Shootout At Lokhandwala
is 2007’s biggest multi-starrer and he plays modest. “I thought it was
,” answers director Apoorva Lakhia.
Probably he would like to play down the hype centring around the film starring — check the list — Sanjay Dutt, Suniel Shetty, Viveik Oberoi, Tusshar Kapoor, Arbaaz Khan, Dia Mirza, Amrita Singh, Neha Dhupia, Rohit Roy and Abhishek Bachchan and Amitabh Bachchan.
Well, the very mention of this star cast probably says it all, and Lakhia says it is justified, “I wanted known faces for unknown characters.”
Based on a real life story that happened in the Lokhandwala area of Mumbai in 1991, making the film was no easy task for Lakhia. “It involved tremendous research, talking to people to collect facts from people, charge sheets, reading DCP AA Khan’s (he was in charge of the operation) book
and so on,” adds Lakhia who says the genre — gang war and action is up his sleeve.
<b1>There were two options in his hand when he sat with his producer Sanjay Gupta — make a dark movie or make it big so that it makes an impact.
“We went the latter way,” says Lakhia whose last two films were
Mumbai Se Aaya Mera Dost
Coming back to the star cast, the first thing that strikes is Tusshar Kapoor playing a villain. And Lakhia adds that it took him two months to convince Tusshar to play the role.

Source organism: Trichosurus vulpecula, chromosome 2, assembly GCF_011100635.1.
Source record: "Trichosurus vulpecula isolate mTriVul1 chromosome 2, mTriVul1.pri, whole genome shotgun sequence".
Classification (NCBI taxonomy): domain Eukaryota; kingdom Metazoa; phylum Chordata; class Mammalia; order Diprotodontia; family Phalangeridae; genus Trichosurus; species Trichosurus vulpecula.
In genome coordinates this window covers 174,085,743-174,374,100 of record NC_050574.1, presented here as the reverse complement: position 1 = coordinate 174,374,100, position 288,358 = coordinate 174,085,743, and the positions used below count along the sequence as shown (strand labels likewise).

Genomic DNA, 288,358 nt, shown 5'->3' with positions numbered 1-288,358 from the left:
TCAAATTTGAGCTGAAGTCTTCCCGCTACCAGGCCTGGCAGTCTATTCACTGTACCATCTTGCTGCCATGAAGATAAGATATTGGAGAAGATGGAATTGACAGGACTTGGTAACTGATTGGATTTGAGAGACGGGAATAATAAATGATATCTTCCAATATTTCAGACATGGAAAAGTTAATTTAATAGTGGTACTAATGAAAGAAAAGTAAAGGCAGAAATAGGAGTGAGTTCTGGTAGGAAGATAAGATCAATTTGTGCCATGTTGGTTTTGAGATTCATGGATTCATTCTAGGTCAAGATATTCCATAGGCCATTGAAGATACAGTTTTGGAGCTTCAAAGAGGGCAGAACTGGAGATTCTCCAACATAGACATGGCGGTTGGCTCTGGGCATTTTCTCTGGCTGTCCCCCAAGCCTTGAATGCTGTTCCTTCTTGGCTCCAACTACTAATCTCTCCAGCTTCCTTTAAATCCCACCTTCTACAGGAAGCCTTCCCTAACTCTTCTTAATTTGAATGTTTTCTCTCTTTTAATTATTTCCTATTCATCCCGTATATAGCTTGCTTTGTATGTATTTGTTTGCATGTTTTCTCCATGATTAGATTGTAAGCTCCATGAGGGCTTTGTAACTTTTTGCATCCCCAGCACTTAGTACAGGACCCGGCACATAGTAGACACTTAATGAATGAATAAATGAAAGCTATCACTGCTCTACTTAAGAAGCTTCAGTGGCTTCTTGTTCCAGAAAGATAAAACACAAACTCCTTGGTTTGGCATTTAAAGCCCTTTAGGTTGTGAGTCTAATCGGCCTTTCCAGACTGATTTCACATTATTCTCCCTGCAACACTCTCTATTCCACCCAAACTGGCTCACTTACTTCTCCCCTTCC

“Viveik’s Maya always had a chance of reminding the audiences of Chandu in
So, we had to add more characters like the ones played by Rohit Roy, Shabbir Ahluwalia and Aditya Lakhia. And then there were Arbaaz and Sanjay Dutt apart from the Bachchans. Abhishek does a cameo in the film,” adds Apoorva.
But isn’t it a Sanjay Dutt film keeping in mind the fact it is co-produced by Dutt’s White Feather Films.
Lakhia answers in the negative adding, “It’s not any individual’s film.”
He loves action, so what kind of action do we have in this film?
“Very realistic in keeping with the subject because the characters are humane. And mind you
had a hero who was 63,” says Lakhia.
However, the biggest problem that’s haunting Lakhia right now, is the Mumbai centric story of the film.
“I think it needs as much push as possible outside Mumbai,” he says.
Before we call it quits, one question we can’t afford to give a miss is the box-office record of his films.
“You know what, every director is worth his last film. But you cannot write off a film as a flop.
was not a flop. Yes, it didn’t do that well, but it’s not a flop,” is his answer.